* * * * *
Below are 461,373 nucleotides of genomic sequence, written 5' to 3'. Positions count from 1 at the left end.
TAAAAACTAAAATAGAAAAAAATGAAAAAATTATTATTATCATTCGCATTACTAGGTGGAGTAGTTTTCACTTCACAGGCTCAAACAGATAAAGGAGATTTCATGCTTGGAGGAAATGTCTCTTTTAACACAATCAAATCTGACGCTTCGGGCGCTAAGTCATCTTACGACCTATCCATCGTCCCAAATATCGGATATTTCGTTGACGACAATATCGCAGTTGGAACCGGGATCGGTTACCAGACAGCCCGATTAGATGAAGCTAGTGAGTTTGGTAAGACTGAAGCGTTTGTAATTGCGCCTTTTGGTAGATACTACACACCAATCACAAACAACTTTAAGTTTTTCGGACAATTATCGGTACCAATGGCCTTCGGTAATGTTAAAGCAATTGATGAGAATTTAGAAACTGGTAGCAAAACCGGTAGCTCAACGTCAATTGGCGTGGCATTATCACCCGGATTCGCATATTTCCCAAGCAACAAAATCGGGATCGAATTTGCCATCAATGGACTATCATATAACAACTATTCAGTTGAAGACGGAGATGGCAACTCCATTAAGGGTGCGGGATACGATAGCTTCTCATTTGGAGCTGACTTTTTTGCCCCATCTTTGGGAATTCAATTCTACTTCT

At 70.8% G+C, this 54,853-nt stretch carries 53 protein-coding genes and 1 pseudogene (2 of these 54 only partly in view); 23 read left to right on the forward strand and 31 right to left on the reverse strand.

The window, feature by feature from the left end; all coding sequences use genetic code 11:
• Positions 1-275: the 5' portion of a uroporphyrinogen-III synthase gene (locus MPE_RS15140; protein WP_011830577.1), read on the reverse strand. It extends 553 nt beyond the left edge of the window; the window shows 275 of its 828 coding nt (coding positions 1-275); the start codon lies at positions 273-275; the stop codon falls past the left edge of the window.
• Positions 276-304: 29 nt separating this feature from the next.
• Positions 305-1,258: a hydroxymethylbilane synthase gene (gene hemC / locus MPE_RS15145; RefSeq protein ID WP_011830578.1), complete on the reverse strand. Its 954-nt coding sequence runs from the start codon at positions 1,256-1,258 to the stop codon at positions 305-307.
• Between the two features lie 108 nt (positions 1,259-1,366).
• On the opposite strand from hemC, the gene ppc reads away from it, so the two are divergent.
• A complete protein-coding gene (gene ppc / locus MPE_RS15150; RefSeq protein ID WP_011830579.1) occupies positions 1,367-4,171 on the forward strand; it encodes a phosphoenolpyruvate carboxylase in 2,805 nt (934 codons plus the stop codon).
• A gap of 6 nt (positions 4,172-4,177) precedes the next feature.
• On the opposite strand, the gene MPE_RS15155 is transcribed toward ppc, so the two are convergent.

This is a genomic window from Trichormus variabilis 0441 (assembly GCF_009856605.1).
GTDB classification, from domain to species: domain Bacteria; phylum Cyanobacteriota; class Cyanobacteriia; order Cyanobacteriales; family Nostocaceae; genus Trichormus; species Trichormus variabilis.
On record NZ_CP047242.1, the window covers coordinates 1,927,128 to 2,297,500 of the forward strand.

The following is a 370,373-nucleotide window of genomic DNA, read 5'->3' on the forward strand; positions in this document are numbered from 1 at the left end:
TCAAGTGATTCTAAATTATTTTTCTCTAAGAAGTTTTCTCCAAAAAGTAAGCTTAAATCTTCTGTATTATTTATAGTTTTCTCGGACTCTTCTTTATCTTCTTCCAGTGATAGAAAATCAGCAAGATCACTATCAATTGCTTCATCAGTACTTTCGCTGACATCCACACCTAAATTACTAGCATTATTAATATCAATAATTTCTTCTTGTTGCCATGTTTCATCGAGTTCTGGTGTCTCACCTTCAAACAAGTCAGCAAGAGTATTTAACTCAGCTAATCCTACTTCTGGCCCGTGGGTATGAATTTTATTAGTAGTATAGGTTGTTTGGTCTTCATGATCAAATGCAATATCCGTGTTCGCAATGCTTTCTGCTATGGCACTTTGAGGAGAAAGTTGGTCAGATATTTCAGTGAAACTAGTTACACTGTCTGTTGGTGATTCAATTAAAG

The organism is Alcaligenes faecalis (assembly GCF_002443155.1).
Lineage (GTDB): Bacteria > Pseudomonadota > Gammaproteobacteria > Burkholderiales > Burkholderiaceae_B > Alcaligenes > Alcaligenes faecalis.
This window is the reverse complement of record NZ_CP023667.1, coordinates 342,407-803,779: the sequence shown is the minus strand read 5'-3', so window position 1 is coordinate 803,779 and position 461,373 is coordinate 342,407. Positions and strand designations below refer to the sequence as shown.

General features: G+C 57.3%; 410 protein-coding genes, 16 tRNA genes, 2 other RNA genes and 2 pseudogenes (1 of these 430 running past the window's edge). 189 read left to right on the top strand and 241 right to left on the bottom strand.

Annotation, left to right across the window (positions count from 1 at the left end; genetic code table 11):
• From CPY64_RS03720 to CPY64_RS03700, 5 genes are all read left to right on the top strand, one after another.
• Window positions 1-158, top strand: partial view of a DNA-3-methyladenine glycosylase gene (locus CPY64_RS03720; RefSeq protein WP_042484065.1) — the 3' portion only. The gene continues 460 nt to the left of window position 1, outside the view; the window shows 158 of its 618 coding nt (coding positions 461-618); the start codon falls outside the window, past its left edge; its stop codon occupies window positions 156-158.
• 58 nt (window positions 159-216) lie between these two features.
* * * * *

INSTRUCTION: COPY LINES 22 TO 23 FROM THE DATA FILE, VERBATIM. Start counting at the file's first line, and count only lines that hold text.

Annotation, left to right across the window (positions count from 1 at the left end; genetic code table 11):
• From CPY64_RS03720 to CPY64_RS03700, 5 genes are all read left to right on the top strand, one after another.